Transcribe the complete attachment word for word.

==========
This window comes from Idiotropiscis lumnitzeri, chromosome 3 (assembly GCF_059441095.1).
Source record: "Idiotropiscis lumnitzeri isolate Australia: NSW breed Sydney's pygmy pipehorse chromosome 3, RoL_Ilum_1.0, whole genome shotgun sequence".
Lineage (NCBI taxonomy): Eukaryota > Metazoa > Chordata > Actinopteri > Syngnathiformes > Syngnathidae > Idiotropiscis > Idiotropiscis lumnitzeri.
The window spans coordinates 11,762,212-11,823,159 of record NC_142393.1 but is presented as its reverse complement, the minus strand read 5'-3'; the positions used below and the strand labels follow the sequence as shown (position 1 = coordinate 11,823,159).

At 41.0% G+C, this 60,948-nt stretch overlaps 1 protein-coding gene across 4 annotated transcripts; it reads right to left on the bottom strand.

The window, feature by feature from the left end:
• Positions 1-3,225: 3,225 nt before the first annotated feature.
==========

This window comes from Idiotropiscis lumnitzeri, chromosome 3 (assembly GCF_059441095.1).
Source record: "Idiotropiscis lumnitzeri isolate Australia: NSW breed Sydney's pygmy pipehorse chromosome 3, RoL_Ilum_1.0, whole genome shotgun sequence".
Lineage (NCBI taxonomy): Eukaryota > Metazoa > Chordata > Actinopteri > Syngnathiformes > Syngnathidae > Idiotropiscis > Idiotropiscis lumnitzeri.
The window spans coordinates 11,762,212-11,823,159 of record NC_142393.1 but is presented as its reverse complement, the minus strand read 5'-3'; the positions used below and the strand labels follow the sequence as shown (position 1 = coordinate 11,823,159).

At 41.0% G+C, this 60,948-nt stretch overlaps 1 protein-coding gene across 4 annotated transcripts; it reads right to left on the bottom strand.

The window, feature by feature from the left end:
• Positions 1-3,225: 3,225 nt before the first annotated feature.